“This is just a scheme for white Republicans to take over the Fulton County Commission,” Said Sen. Vincent Fort, D-Atlanta. “I think it’s race-based.”

Supporters of the redistricting plan dispute that characterization. They say it’s about giving North Fulton residents equal representation in county government.

“Race has no place in this discussion about representation,” said Michael Fitzgerald, co-founder of the North Fulton & Friends Tea Party. “The people of North Fulton County have been disenfranchised. It would seem to me that many of those calling ‘race’ could recognize that more than most.”

Congress approved the Voting Rights Act in 1965 in response to nearly a century of resistance to rights guaranteed by the Fifteen Amendment to the U.S. Constitution.

The law prohibits any practice or procedure that even unintentionally curtails voting rights based on race or color. Most of its provisions apply uniformly across the nation, but Section 5 singles out several states, mainly in the Deep South, requiring them to preclear voting changes with either the Justice Department or the U.S. District Court in Washington.

Georgia – with its history of literacy tests, whites-only primary elections and other tools used to discourage minority voting – is one of the states that must seek preapproval. According to federal records, the Justice Department has objected to election changes in Georgia 177 times.

The department has objected to a variety of changes in Fulton County.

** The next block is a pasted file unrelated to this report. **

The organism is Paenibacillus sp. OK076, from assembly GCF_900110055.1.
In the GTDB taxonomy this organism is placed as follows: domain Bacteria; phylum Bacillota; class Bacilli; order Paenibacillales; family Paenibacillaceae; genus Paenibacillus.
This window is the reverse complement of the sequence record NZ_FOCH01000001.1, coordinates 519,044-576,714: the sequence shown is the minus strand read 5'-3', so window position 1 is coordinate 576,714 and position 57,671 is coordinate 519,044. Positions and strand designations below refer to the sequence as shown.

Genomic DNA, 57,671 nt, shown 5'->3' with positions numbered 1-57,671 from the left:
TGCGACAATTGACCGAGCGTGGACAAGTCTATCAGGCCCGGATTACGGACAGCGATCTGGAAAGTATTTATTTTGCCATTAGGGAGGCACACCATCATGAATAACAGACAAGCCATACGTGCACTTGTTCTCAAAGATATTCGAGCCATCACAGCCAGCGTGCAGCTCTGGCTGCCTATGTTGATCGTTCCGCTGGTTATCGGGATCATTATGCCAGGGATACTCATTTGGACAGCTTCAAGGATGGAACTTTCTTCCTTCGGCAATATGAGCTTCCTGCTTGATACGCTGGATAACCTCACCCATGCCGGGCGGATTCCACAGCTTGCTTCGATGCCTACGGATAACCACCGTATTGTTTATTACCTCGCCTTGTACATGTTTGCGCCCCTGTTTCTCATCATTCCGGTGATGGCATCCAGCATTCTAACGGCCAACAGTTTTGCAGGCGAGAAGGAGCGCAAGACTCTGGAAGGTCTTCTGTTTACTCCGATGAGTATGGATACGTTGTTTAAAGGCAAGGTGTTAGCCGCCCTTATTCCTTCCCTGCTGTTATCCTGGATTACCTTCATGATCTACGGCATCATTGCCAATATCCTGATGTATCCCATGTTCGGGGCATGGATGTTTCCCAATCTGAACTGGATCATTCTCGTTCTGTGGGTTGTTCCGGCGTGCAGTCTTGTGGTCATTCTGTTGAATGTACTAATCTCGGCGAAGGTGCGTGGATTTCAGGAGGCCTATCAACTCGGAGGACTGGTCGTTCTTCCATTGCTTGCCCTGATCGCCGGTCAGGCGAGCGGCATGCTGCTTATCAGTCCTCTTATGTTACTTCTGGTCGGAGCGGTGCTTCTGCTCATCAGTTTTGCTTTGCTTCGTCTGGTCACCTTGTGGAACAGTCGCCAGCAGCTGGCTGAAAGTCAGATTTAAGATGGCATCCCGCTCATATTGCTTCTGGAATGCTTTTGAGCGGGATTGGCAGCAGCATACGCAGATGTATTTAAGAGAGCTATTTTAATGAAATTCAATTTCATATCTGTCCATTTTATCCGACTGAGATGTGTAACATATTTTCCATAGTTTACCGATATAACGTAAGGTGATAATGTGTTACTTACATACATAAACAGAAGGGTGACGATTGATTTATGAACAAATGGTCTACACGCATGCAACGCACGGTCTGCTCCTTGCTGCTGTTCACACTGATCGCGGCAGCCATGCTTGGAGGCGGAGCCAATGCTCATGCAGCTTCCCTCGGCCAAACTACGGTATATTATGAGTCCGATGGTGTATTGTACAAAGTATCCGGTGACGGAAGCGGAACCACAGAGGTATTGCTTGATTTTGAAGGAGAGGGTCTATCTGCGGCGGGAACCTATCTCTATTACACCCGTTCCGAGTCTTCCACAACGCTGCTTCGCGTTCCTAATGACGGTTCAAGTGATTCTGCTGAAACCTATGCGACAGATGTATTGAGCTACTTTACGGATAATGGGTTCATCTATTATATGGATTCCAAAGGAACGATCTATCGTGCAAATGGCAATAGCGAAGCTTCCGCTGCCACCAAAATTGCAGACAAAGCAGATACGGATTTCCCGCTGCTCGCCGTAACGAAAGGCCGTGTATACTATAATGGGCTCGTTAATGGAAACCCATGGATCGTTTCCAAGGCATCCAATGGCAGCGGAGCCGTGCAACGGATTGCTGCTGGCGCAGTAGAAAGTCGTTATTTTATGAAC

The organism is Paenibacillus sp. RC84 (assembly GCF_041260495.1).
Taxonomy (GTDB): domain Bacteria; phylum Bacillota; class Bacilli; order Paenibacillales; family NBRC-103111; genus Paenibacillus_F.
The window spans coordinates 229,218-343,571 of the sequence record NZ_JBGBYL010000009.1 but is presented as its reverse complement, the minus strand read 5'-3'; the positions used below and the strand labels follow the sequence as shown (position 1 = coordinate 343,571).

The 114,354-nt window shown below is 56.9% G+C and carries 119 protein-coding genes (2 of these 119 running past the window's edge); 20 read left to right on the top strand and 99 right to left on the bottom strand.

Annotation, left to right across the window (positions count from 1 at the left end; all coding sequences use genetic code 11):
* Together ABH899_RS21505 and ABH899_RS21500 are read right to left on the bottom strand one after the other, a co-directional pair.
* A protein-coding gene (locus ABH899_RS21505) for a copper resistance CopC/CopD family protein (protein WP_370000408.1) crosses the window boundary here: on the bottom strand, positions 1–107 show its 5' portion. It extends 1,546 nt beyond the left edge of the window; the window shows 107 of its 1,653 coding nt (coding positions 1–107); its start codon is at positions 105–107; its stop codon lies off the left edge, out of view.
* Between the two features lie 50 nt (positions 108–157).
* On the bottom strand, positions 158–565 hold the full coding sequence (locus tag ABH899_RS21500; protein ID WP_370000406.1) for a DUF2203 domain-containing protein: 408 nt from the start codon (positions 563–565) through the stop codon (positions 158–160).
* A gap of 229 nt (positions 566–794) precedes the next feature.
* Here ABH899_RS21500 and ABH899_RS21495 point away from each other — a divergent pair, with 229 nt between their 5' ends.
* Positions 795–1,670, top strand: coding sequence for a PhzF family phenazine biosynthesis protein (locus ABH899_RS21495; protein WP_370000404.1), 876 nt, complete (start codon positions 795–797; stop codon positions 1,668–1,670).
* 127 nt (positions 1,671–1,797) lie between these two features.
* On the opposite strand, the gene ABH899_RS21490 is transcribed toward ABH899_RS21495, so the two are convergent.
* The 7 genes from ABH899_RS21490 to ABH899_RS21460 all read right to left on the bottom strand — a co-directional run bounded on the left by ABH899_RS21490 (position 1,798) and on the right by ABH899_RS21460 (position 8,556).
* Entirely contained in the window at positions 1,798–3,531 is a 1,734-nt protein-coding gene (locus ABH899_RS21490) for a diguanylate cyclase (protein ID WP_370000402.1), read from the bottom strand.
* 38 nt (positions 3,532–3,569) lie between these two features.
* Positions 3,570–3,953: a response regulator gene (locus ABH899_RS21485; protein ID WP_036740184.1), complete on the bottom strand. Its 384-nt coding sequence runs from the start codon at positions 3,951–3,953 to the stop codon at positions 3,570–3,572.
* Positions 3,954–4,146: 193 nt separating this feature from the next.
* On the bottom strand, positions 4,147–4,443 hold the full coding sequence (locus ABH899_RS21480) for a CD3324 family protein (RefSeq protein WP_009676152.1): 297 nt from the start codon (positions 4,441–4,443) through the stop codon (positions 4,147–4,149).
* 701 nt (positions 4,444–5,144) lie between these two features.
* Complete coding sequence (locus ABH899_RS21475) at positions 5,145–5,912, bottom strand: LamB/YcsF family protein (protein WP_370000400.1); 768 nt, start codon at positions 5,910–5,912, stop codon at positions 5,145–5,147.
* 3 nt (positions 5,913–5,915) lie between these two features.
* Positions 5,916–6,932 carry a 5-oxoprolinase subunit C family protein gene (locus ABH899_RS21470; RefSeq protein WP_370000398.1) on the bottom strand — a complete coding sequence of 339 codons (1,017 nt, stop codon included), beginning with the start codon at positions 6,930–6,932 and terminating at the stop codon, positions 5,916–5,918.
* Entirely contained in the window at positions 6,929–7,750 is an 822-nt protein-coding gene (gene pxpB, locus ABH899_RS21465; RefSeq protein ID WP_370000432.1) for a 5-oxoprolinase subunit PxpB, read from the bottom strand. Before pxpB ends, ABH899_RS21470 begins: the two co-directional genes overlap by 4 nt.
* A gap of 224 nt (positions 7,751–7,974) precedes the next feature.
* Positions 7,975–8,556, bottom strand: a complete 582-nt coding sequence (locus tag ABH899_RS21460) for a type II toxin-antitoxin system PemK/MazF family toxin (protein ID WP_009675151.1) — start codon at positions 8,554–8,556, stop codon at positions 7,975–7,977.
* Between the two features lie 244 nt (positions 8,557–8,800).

In 1972, for example, the Justice Department rejected an Atlanta plan to change precinct boundaries and the location of polling places. A related federal lawsuit filed by black residents claimed city officials changed polling places in black neighborhoods to inconvenient or distant locations. The court ordered the city to establish new or additional locations more convenient to voters.

In 1983 the Justice Department rejected a College Park redistricting plan. At the time blacks accounted for about half the city’s population. But city officials created only one majority-black council district and five majority-white districts. It was the second time in less than a decade that the department had objected to a College Park redistricting plan.

“The white power structure in College Park was determined that they would maintain control,” said former City Councilman Jesse Dent.

Dent, who is black, led a neighborhood group that negotiated a new plan. He later won election to the council himself.